Working Papers

Abstract: Despite recent progress, almost 30% of schools worldwide lack access to safe drinking water. In this paper, I investigate whether efforts to expand water availability at schools translate into human capital gains by exploring the impacts of a large-scale program in Colombia that has installed water treatment facilities on the premises of almost 800 rural schools. I combine information on the timing of the delivery of the facility with several sources of administrative records to estimate the effects of the intervention on student enrollment, test scores, and the incidence of gastrointestinal diseases in the surrounding community. To identify causal effects, I use a difference-in-differences design that leverages variation in the timing of deliveries of water treatment facilities to schools. I find that the introduction of a water treatment facility increases enrollment at the upper secondary level but decreases it at the primary level. I do not find effects on achievement. I argue that the mixed effects on enrollment are reflective of heterogeneous treatment effects across schools with varying degrees of institutional capacity to operate the facility without compromising their normal operations. I also find that the intervention decreased the incidence rate of diarrheal diseases among teenagers but not for the general population.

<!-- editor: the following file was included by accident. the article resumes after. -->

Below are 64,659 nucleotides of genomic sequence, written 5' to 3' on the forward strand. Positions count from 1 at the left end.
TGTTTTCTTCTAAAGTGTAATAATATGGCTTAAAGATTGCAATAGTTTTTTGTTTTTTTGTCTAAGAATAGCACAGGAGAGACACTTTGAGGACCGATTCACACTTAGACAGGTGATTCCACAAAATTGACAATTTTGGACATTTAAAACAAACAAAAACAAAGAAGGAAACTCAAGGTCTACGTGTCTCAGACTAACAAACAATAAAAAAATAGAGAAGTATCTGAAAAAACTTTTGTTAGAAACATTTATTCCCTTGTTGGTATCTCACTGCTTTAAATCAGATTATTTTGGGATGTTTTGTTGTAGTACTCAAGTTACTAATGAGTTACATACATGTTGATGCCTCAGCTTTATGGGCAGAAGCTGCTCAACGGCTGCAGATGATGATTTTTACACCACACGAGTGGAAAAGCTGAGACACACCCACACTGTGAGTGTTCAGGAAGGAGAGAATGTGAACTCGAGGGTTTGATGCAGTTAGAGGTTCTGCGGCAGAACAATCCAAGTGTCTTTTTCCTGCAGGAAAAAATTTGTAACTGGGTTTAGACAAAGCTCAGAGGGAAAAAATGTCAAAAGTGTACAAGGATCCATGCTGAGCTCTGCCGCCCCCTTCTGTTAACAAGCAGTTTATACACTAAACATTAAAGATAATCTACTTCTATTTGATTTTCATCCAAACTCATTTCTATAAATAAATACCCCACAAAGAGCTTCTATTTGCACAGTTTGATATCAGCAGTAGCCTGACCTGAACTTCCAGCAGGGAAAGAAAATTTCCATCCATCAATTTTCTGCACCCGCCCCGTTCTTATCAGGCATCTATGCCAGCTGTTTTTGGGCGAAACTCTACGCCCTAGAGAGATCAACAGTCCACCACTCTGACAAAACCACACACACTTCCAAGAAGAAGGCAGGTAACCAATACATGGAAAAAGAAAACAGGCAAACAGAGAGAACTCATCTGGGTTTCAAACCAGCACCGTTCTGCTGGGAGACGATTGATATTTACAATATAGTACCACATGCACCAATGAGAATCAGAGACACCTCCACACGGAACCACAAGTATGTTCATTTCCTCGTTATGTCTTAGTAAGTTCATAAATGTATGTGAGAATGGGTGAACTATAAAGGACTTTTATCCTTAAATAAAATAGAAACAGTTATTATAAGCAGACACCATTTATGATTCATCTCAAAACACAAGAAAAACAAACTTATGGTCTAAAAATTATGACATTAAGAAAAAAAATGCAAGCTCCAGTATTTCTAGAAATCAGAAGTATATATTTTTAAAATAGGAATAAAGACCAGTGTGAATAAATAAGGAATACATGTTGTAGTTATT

Abstract: I investigate the effect of local economic conditions on the school choice of students entering high school in Mexico City. Using data from the centralized admission system for public high schools during the years of the Great Recession, I estimate the effect of neighborhood income shocks on students’ choices using a two-way fixed effects model that exploits variation in the severity of the recession in different parts of the city. I find that in times of economic hardship, students adjust their choices among the set of schools they could feasibly be admitted to by ranking higher schools that are less expensive, albeit farther away from home. These effects, however, are small in magnitude and heterogeneous: students in relatively well-off households make choices that are consistent with countercyclical investments in education, while disadvantaged students appear to make choices that are more sensitive to the monetary cost of schooling.

Draft available upon request